Textile sector’s credit demand surges in FY11: State Bank of Pakistan

KARACHI –– Textile sector’s credit demand has increased steeply by 110 per cent to Rs 177 billion in first half of the fiscal year 2010-11 compared with corresponding period of previous fiscal year. The State Bank of Pakistan (SBP) in its recent report said more than half of private sector credit went to the textile sector reflecting higher input prices, especially that of raw cotton.

Private demand for credit picked up with outstanding stock of loans increased by 51 percent to Rs 208.8 billion in July to February compared with same period last fiscal year. The credit to private sector has surged substantially with an increase in seasonal demand for working capital and trade related loans.

In addition to textiles, the impact of rising input prices on credit demand was also visible in other industries such as rice with Rs 22 billion; edible oil Rs 22 billion with and cement with Rs 6.3 billion in the same period.

NPLs to loan (infection) ratios for the textile and agri-business recorded improvement over the start of the fiscal year, as well as the previous quarter, SBP said.

The improvement in the ratio for the textile sector is attributed to an increase in advances to sector during Q2 FY11. In addition, improvement in textile exporters’ margins on account of increase in export prices also enhanced their ability to retire some of their loans. On the other hand, the improvement in the ratio for agri-business reflects better repayment capacity following the rise in agricultural incomes due to the increase produce prices (e.g. cotton, sugarcane).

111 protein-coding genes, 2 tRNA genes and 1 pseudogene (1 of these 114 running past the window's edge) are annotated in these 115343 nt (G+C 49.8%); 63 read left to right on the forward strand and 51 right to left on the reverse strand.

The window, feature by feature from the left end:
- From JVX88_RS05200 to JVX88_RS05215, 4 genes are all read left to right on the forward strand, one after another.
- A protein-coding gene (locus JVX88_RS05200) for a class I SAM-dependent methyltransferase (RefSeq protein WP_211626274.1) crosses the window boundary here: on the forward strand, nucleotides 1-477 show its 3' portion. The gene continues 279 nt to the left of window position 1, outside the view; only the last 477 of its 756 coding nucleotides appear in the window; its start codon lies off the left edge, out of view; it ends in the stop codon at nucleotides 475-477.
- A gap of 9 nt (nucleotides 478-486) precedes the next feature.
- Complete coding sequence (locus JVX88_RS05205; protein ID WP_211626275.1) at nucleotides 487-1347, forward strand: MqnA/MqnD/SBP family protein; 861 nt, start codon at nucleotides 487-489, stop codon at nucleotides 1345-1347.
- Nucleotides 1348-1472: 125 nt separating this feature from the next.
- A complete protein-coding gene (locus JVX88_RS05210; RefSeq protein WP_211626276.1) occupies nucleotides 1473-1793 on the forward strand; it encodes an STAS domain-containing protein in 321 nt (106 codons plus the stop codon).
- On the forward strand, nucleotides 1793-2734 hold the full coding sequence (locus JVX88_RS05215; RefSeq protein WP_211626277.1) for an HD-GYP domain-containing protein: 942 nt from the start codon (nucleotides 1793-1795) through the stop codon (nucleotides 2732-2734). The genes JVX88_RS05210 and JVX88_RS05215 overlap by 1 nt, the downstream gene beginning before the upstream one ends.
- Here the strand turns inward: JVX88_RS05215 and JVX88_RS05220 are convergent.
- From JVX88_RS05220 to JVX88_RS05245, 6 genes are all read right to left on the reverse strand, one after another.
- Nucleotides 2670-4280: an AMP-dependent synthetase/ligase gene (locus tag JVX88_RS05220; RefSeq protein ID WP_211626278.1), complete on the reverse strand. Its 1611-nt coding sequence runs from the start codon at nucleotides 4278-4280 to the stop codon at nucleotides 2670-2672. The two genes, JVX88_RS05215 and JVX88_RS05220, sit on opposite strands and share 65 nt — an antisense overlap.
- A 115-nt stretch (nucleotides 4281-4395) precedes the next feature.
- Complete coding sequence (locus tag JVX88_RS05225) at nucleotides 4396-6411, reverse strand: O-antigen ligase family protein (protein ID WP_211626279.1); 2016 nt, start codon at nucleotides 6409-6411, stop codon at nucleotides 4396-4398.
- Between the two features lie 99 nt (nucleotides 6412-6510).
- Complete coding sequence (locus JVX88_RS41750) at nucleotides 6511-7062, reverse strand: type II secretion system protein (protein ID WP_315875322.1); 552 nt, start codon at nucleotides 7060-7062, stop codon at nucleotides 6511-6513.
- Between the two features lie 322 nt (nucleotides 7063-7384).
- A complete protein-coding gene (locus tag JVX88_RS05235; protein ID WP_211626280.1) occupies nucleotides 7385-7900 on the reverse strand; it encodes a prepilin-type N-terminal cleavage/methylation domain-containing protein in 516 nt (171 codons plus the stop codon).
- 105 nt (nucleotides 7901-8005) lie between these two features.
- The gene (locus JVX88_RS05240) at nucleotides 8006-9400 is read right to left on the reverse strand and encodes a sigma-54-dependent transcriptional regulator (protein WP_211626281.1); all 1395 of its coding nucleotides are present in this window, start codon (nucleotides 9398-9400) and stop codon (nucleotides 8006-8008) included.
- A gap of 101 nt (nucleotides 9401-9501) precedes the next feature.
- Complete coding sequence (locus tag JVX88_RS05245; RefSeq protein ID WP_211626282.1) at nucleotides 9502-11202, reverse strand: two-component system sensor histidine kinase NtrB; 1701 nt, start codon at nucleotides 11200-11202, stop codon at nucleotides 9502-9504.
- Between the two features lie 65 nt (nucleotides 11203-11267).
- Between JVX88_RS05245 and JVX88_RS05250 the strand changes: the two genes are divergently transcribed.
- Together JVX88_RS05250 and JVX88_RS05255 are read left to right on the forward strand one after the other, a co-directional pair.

In contrast to textiles and agri-business, the infection ratio deteriorated for the auto sector primarily due to net retirement.

On the other hand, Gross Non-Performing Loans (NPLs) increased by Rs 58 billion to reach Rs 517.9 billion by end-Dec 2010, compared with an increase of Rs 34.1 billion in the same period last year. Not surprisingly, over one-third of this increase in NPLs came from the textile and energy sectors.

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